Partridge & Yellow

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Bazzer69
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Re: Partridge & Yellow

Post by Bazzer69 » Sun Jan 27, 2019 6:44 pm

Thanks guys, I have some furnace, I’ve never seen Cochybondu, maybe if some has got some they could post a picture?
Any idea what year the right worshipful Greenwell invented the fly named after him? Is there a published dressing from him? I’ve had terrific success fishing the Buzzer hatch at Blagdon and Chew Valley lakes in Somerset in the uk. Mixed in with the Buzzers were a small number of Lake Olives which the Greenwells Glory is a dead ringer for. The trout would not take any buzzer imitations, but swallowed a GG with relish when fished just under the surface. Lake Olives emerge as a fully winged insect, maybe that’s why the Greenwells works so well.
Love both fly fishing and fly tying, been doing it for a while
But not much good at either
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PhilA
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Re: Partridge & Yellow

Post by PhilA » Sun Jan 27, 2019 8:06 pm

Bazzer69 wrote:
Sun Jan 27, 2019 6:44 pm
Any idea what year the right worshipful Greenwell invented the fly named after him? Is there a published dressing from him?
Origins of the Greenwell's Glory is well chronicled in several books, and the story is quite entertaining. Here is a short version online: https://www.swtu.org/2018/02/08/greenwe ... eed-style/

Concerning the hackle for a Greenwell's Glory, Frank Elder in The Book of the Hackle wrote that the original Greenwell's Glory was almost certainly tied with furnace hackle. That's because (i) Wright's original tie was a wet fly and would have been tied with hen hackle, and (ii) true coch-y-bonddu (black-red-black) apparently does not occur in hens, only in roosters. Both Elder and G.E.M. Skues wrote that they had never seen a coch-y-bonddu hen, only the related color furnace. Dave Roberts (Feather Emporium) agrees.

Interestingly, the inverse color pattern of coch-y-bonddu DOES exist in hens. The color is termed "kneecap" (red-black-red), and I believe that this cape from my stash is an example:

Image
Bazzer69
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Re: Partridge & Yellow

Post by Bazzer69 » Sun Jan 27, 2019 8:55 pm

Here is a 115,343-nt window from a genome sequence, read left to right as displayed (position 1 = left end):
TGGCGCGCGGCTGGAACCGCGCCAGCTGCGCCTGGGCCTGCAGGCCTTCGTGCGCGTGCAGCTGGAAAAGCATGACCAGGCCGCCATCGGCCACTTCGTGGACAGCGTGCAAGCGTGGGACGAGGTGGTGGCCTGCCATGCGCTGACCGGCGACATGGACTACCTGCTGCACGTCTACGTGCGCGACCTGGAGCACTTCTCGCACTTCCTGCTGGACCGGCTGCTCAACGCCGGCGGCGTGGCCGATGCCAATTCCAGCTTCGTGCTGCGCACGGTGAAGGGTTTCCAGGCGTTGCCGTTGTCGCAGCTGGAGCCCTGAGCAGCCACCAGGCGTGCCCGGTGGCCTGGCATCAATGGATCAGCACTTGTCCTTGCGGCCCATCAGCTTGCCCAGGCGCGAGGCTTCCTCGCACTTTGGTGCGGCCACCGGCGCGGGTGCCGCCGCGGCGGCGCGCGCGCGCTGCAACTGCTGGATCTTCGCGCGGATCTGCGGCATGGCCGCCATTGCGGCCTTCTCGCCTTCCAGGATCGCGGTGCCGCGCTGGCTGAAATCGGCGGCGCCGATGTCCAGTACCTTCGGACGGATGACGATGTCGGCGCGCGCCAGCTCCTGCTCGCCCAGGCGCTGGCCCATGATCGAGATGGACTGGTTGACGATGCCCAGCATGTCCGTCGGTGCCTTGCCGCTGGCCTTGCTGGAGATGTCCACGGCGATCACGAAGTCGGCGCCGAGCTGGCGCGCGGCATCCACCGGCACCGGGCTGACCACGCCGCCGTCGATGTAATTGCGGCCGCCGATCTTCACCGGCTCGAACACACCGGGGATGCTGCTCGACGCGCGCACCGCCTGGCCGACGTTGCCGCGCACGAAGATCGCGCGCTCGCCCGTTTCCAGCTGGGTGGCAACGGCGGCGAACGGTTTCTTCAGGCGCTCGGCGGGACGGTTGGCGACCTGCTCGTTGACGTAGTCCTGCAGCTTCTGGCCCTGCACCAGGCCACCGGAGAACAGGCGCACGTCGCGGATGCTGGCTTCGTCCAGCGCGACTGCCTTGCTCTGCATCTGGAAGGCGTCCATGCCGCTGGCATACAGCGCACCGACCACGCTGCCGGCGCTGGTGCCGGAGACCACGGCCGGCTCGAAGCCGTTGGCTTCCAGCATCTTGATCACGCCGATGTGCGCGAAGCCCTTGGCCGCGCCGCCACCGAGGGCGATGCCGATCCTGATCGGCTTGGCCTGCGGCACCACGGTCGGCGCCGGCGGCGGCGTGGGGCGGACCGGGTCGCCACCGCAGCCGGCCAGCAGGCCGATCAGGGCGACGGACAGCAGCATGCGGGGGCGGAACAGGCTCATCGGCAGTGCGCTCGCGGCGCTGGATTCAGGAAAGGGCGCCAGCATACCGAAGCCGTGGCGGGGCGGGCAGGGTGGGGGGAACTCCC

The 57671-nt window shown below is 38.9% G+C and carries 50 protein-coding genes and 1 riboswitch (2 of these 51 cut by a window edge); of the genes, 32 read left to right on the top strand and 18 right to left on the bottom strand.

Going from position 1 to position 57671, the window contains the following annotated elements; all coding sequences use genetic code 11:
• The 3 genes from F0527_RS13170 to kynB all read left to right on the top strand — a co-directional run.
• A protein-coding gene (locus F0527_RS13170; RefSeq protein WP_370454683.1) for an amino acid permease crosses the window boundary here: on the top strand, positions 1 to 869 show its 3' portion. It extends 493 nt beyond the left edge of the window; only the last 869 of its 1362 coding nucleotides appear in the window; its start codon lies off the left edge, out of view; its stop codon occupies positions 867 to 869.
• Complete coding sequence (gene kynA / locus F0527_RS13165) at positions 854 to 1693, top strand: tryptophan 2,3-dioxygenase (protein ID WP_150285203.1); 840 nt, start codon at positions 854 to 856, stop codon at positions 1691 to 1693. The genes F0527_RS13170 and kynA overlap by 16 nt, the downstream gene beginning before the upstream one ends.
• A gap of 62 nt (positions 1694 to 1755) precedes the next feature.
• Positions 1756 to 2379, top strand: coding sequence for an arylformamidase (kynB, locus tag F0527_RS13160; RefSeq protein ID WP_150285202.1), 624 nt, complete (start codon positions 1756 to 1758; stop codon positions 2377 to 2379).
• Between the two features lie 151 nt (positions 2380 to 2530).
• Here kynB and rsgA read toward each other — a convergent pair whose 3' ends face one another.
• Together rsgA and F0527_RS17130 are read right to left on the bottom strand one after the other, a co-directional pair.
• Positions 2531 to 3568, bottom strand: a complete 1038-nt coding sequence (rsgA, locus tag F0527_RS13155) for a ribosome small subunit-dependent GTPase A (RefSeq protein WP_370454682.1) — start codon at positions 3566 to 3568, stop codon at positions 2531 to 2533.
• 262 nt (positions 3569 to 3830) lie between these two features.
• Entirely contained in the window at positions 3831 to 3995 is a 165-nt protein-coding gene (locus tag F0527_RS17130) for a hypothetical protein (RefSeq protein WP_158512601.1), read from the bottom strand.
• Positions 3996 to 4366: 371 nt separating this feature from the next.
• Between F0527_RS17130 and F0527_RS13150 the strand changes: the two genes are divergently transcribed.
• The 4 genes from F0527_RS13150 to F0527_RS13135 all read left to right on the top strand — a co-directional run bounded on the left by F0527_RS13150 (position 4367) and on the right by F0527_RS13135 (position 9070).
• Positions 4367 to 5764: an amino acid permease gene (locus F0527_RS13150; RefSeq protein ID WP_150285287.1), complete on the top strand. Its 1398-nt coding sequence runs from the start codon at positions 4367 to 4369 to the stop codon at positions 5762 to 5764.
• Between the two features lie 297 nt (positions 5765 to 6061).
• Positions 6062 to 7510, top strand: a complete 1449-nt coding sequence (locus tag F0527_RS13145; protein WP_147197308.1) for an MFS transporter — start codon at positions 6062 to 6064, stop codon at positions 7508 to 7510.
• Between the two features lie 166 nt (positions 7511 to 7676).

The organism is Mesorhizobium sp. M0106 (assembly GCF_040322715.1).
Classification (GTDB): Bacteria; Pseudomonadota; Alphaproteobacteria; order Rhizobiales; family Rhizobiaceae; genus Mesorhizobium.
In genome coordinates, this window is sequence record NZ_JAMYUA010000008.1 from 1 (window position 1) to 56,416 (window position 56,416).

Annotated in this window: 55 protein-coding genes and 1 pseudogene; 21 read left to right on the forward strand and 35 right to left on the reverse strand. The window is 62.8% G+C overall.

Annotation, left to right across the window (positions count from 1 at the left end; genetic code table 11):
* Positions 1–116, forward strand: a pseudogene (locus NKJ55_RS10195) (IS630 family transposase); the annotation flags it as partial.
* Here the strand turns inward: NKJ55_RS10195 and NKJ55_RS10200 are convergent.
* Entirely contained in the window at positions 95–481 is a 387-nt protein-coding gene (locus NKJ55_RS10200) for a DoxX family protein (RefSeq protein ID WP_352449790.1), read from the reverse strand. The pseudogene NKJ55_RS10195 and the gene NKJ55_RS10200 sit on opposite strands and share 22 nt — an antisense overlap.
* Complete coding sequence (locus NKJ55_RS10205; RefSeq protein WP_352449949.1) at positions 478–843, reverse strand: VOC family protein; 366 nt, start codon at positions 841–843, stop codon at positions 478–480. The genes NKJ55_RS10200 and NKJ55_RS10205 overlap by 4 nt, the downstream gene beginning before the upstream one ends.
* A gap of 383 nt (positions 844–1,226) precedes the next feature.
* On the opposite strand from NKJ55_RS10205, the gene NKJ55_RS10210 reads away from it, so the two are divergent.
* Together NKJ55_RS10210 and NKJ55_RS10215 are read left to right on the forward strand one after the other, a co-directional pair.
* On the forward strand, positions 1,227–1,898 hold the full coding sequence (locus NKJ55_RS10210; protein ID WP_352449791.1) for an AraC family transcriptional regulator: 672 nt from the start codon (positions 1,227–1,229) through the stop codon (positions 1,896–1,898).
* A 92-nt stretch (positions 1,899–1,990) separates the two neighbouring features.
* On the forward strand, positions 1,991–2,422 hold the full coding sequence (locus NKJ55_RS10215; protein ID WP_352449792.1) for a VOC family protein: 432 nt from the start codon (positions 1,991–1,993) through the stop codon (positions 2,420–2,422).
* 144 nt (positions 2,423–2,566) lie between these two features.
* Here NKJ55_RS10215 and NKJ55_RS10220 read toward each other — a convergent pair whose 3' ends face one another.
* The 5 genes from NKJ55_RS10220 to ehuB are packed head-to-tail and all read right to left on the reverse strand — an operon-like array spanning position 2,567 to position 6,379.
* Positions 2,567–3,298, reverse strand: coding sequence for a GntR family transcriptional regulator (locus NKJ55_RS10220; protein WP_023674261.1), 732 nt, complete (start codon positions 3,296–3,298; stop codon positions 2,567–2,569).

Phil, thanks for the reference to the Greenwell and I’m sorry to take this thread away from the OP. In England almost all church records remain intact for hundreds of year. My family has got back as far as the 1400’s. The only reason they ended there is a nazi bomb hit the church were they were stored. So it strikes me that maybe in Durham the Canon Greenwell might have recorded the orginal dressing. The photo in your reference doesn’t look much like any Greenwells I’ve seen, artistic license?
Barry
Love both fly fishing and fly tying, been doing it for a while
But not much good at either
UC Steve
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Re: Partridge & Yellow

Post by UC Steve » Mon Jan 28, 2019 12:32 am

Phil, that is an awesome cape. I have some welsumer hen capes of that same color. Now I know what to call it, Thanks.

Barry, don't worry for a second what direction the discussion takes. For me it's a fun ride. Your tale of fishing the Greenwells on a UK lake is intriguing.
daringduffer
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Re: Partridge & Yellow

Post by daringduffer » Mon Jan 28, 2019 6:20 am

I knew of the kneecap but had never seen one. A very experienced fly tier also said that coch-y-bondhu hen is almost non-existing but claimed to have had two capes during his life. Some golden and silver badger capes also have the black tips. I have a couple of those. You have to take a close look to notice.

dd
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PhilA
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Re: Partridge & Yellow

Post by PhilA » Mon Jan 28, 2019 12:22 pm

The closest recipe I know of as the authentic original Greenwell's Glory is in Ewen Tod's 1903 book Wet-Fly Fishing Treated Methodically. Although the book was published 50 years after that fateful day on the River Tweed, Tod states that he obtained the pattern directly from Canon Greenwell himself. Many alternative patterns are found both before and after Tod's book. The Tod pattern calls for coch-y-bonddu hackle and, if true, it must have been rooster hackle, because I trust Frank Elder's assessment of coch-y-bonddu. Either that, or the confusion about furnace vs. coch-y-bonddu existed way back when the Greenwell's Glory was first conceived. The Coch-y-Bonddu fly itself originated in the 1700s, leaving plenty of time for confusion to set in.

From Wet-Fly Fishing Treated Methodically:
Image
Bazzer69
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Re: Partridge & Yellow

Post by Bazzer69 » Mon Jan 28, 2019 12:43 pm

PhilA wrote:
Mon Jan 28, 2019 12:22 pm